Now what happens when a young woman sat in a cafe innocently accepts a slice of marble cake of a woman sat by her that in her mind reminds her of a lost Austrian royal . Well in this strange fairy tale she takes the cake from her bt what we don’t know at first is the cost of the cake for her. She has spent many year clear of an eating disorder that this small cake will unlock but also at the same time she is drawn into a mad world of the Frau Hohenembs getting invite after invite to join her in her old apartment building. Then she steals a syringe used by the empress for her drug use.Pretending to be the empress in a competition. Where will this journey end ?

I was learning a new vomiting technique and was eating by colours. I started with chemical sweets such as bright-green gummy frogs or pink foam bacon bits or claret so-called laces and snakes. These took time to mix with the mush of food that followed, which meant that my vomiting could be monitored.I would puke until I’d arrived at this tough, lurid mass, so I could be sure I’d got everything out.

horrific lines but many young woman and men suffer from this condition and we need to talk about it sometimes .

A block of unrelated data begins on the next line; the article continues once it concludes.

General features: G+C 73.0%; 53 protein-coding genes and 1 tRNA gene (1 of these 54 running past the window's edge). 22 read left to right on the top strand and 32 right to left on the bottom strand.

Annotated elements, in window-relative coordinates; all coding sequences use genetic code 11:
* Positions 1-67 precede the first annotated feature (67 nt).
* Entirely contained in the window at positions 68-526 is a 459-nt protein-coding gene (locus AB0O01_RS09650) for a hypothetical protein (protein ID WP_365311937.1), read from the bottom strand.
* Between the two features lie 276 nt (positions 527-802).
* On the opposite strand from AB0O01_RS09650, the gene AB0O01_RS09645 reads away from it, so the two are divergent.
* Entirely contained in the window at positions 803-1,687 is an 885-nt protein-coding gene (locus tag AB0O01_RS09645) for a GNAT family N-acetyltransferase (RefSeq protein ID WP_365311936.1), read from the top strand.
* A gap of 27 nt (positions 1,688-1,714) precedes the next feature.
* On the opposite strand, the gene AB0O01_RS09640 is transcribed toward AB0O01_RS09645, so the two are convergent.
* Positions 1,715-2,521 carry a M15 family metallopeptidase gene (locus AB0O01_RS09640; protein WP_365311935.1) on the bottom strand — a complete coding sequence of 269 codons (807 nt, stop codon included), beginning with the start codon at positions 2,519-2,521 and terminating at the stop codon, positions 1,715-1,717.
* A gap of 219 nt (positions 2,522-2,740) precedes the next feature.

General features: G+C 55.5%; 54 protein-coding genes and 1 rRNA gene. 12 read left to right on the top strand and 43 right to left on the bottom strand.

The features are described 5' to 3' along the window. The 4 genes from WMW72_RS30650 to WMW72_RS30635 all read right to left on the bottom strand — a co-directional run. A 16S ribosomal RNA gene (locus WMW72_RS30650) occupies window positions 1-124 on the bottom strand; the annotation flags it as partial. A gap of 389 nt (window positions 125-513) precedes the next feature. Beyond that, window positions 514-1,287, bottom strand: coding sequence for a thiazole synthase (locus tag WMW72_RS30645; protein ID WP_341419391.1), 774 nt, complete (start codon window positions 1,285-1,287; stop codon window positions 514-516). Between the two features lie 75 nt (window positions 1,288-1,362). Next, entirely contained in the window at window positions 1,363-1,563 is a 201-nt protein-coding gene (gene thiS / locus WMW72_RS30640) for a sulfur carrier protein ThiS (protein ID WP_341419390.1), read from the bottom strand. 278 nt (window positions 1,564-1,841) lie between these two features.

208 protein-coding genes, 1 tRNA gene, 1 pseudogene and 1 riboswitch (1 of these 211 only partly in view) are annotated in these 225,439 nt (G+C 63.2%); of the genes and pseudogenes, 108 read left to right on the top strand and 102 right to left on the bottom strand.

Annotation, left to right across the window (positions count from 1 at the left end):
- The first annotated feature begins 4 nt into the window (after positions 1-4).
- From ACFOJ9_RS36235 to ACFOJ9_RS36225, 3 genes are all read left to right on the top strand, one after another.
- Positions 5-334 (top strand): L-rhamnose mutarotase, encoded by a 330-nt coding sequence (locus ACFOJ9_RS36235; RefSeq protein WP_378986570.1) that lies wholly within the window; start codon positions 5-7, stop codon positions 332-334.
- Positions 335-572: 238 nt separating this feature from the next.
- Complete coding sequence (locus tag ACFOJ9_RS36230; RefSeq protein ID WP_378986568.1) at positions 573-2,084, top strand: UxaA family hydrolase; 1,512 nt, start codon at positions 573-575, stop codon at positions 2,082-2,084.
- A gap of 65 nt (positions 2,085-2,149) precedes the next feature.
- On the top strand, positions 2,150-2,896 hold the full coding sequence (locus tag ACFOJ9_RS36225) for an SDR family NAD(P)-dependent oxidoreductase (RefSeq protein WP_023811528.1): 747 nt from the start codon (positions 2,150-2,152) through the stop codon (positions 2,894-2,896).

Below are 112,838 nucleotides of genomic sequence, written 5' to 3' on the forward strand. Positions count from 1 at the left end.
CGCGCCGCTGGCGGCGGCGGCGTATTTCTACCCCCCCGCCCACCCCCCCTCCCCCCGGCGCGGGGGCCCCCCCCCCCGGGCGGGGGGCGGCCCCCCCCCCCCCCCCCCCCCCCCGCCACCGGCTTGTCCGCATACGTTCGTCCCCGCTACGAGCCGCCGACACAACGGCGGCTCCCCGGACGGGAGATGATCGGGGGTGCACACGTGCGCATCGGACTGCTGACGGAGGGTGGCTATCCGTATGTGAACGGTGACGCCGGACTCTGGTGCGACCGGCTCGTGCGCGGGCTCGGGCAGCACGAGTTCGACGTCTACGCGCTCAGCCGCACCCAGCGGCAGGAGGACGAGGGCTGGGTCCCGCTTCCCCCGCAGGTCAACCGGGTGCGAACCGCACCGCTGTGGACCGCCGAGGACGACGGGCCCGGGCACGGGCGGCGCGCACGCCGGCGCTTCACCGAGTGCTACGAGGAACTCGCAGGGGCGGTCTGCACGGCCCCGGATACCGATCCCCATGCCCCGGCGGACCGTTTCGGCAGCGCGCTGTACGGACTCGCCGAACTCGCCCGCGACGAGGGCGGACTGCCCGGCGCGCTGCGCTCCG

This is a sort of odd take on the Alice story eat one slice of cake then be sick as at one point she says releasing multi colours. This is a story of addiction , illness and madness from two sides that of the older controlling Hohenembs and the younger women  who is drawn by temptation under the spell of the older woman and her servant. And like Alice a number of tasks have to be done along the way by the young woman to escape both the older woman and the monster from her past the bulimia she is now gripped again by As the bizarre epigraph points too “I can eat as much as I’d like to vomit ”  by Max liebermann taken in another context to that which he said after jewish art was banned in Germany . So the city of Freud has brought us again to the woman of the city like those that crossed his doorway they have there problems but in this tale there is no Freud to talk to them no this is more a Kafka or in my mind I was reminded of the twisted journey of Blaugast in Paul Leppins novel of the same name a twisted journey like this one of the characters in this book. A look at what it is to suffer with an eating disorder it is a subject rarely written about and not in such a surreal way as this book that feels like a trip into madness.

 

Her Father’s daughter by Marie Sizun

Her Father’s daughter by Marie Sizun

French Fiction

Original Title – Le Pere de la petite

Translator – Adriana Hunter

Source – review copy